What is quiet BPD?
Silence may be one of the most defining characteristics of someone with Borderline Personality Disorder (BPD), but it doesn’t mean silence from others. It means a lack of emotion, which can include sadness, anger, fear, guilt and many other emotions. These feelings are often expressed through behavior such as withdrawing into oneself or acting in ways that appear irrational or even dangerous.
How is quiet BPD diagnosed?
The diagnosis of quiet BPD requires two things: 1) A history of depression; 2) A pattern of self-harm, suicidal thoughts or attempts. There are no tests to diagnose silent BPD. However, there are several questions that can help determine if someone might have borderline personality disorder (BPD). These questions will be answered by your doctor during a physical exam.
A history of Depression
People with borderline personality disorder (BPD) tend to experience periods of depression. They may not feel sad all the time, but they do seem to suffer from bouts of severe sadness.
You may wonder how someone could possibly be depressed for so long without anyone noticing. One explanation is that these individuals are hiding something because their moods change very quickly and unpredictably.
A Pattern of Self-Harm, Suicidal Thoughts or Attempts
While everyone has the occasional urge to hurt themselves, people with BPD feel like hurting themselves most of the time. They will deliberately cut, burn or bruise themselves.
This may be a way of punishing themselves for failing to meet their own expectations. Such individuals also feel a lot of shame about their actions and will hide their wounds from others.
In addition to harming themselves, people with BPD are at a high risk for suicidal behavior. They may make superficial suicide attempts or they may threaten suicide without meaning to carry it out.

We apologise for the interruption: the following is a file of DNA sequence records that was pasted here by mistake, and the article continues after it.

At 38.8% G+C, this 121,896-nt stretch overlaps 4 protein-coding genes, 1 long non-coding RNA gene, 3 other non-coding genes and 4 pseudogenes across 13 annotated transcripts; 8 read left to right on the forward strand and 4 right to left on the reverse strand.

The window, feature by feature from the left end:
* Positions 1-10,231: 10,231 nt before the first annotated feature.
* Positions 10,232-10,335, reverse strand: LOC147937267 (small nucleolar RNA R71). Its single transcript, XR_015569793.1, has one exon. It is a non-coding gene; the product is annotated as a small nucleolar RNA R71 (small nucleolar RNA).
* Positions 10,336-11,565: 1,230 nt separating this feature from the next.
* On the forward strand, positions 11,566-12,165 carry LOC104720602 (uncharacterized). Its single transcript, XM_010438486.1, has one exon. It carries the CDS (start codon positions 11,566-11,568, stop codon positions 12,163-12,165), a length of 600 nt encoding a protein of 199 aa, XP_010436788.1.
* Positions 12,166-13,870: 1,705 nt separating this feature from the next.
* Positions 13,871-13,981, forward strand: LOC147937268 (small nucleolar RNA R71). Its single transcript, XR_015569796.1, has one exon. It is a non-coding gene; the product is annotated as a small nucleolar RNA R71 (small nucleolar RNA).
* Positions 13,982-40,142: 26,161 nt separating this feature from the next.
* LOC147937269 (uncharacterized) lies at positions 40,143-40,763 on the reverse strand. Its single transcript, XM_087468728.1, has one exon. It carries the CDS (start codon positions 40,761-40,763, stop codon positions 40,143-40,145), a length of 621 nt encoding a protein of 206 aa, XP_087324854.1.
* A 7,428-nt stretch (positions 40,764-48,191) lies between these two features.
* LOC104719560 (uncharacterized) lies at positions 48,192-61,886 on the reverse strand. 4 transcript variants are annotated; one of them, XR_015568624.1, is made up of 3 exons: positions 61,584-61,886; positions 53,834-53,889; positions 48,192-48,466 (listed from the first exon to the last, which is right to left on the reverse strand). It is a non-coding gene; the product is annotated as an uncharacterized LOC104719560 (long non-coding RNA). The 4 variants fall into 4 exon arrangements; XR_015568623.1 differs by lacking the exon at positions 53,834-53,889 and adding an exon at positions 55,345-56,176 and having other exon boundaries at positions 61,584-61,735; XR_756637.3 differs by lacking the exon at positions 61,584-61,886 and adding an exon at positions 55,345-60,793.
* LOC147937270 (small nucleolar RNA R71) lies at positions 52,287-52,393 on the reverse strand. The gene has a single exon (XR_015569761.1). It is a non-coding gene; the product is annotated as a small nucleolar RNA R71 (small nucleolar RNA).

If you think an individual is at risk for suicide, keep them away from sharp objects and toxic substances. Also, get immediate help from law enforcement or emergency services.
People with BPD also engage in a pattern of unstable relationships. They may have long periods without speaking to someone, then call them several times in a row.
They may idealize important figures in their lives, then suddenly hate them with a passion. In addition to mood swings, people with BPD experience very dramatic shifts in their self-identity. Some days they may feel like a confident and productive member of society, while other days they may feel like an outcast.
In general, people with this disorder have difficulty regulating their emotions.
Sources & references used in this article:
Psychotherapy of borderline personality disorder by MC Zanarini – Acta Psychiatrica Scandinavica, 2009 – Wiley Online Library
The self‐harm inventory (SHI): Development of a scale for identifying self‐destructive behaviors and borderline personality disorder by RA Sansone, MW Wiederman… – Journal of clinical …, 1998 – Wiley Online Library
Auditory verbal hallucinations in patients with borderline personality disorder are similar to those in schizophrenia by CW Slotema, K Daalman, JD Blom… – Psychological …, 2012 – dspace.library.uu.nl
Disentangling emotion processes in borderline personality disorder: physiological and self-reported assessment of biological vulnerability, baseline intensity, and … by JR Kuo, MM Linehan – Journal of abnormal psychology, 2009 – psycnet.apa.org
Neurophysiological correlates of borderline personality disorder: a transcranial magnetic stimulation study by S Barnow, KA Völker, B Möller, HJ Freyberger… – Biological …, 2009 – Elsevier